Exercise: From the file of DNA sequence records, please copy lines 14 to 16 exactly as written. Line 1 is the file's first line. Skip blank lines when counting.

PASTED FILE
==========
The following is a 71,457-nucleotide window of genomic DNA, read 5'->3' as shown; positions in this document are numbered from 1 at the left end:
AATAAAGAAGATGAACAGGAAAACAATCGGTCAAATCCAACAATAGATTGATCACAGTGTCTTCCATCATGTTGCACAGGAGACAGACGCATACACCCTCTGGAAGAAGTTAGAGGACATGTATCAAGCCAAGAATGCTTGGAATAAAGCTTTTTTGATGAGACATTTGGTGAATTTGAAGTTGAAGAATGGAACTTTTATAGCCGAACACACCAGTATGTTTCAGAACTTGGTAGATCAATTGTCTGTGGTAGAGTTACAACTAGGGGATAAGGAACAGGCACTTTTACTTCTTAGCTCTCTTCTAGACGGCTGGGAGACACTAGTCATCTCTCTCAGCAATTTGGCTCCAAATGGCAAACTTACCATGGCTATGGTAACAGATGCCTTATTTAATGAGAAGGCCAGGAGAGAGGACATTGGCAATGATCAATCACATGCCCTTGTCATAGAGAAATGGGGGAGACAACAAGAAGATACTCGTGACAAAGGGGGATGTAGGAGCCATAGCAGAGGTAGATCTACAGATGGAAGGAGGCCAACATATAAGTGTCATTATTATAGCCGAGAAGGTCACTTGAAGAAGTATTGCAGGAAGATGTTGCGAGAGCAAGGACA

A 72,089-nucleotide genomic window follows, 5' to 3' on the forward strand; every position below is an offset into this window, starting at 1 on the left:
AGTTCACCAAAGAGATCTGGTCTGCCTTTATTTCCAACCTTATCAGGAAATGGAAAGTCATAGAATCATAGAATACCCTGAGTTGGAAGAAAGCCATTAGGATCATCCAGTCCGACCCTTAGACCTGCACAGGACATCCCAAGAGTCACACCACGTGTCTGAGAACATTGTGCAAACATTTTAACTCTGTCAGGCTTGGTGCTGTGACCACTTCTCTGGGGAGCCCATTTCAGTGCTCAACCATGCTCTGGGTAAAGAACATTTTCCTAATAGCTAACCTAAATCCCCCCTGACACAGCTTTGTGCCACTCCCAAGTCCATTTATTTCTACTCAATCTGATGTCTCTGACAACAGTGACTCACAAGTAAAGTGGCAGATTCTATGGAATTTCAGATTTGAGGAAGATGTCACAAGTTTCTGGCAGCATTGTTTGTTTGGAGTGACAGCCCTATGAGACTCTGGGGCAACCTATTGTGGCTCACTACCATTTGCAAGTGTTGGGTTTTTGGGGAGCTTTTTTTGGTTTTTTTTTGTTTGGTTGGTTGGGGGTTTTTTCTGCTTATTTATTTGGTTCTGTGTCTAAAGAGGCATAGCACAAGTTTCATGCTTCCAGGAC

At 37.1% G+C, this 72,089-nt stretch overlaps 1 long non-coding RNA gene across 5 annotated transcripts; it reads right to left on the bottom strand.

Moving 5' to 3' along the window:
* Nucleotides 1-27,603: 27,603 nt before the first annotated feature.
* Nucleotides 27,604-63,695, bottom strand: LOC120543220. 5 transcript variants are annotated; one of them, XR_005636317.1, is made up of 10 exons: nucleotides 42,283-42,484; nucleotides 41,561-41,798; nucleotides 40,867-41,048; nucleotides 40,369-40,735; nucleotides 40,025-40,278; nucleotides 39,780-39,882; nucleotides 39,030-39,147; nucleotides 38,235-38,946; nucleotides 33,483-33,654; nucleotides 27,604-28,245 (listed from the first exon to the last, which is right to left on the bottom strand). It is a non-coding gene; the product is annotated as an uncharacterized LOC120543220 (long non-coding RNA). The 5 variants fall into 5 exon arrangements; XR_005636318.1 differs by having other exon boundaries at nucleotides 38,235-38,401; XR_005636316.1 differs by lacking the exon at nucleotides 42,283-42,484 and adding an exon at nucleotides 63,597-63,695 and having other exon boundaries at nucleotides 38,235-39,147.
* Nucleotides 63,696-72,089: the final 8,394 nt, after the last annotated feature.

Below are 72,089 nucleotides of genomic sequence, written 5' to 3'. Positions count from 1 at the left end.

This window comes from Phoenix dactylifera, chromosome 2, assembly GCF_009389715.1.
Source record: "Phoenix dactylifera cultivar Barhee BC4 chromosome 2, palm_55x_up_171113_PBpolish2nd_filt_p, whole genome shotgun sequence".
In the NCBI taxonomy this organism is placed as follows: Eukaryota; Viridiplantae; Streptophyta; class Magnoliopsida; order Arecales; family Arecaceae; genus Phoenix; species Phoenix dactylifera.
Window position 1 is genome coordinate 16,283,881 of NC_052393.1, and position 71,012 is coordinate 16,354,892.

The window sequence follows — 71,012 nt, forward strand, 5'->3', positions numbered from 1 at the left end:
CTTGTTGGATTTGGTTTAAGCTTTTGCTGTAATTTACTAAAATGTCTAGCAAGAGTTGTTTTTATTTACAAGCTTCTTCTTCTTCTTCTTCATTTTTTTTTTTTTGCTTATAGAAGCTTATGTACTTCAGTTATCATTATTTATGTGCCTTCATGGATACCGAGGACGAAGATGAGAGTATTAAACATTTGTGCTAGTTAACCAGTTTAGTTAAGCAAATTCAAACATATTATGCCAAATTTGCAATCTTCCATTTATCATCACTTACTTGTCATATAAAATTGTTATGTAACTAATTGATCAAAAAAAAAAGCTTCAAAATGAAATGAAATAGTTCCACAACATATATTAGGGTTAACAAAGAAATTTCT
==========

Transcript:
Window position 1 is genome coordinate 16,283,881 of NC_052393.1, and position 71,012 is coordinate 16,354,892.

The window sequence follows — 71,012 nt, forward strand, 5'->3', positions numbered from 1 at the left end:
CTTGTTGGATTTGGTTTAAGCTTTTGCTGTAATTTACTAAAATGTCTAGCAAGAGTTGTTTTTATTTACAAGCTTCTTCTTCTTCTTCTTCATTTTTTTTTTTTTGCTTATAGAAGCTTATGTACTTCAGTTATCATTATTTATGTGCCTTCATGGATACCGAGGACGAAGATGAGAGTATTAAACATTTGTGCTAGTTAACCAGTTTAGTTAAGCAAATTCAAACATATTATGCCAAATTTGCAATCTTCCATTTATCATCACTTACTTGTCATATAAAATTGTTATGTAACTAATTGATCAAAAAAAAAAGCTTCAAAATGAAATGAAATAGTTCCACAACATATATTAGGGTTAACAAAGAAATTTCT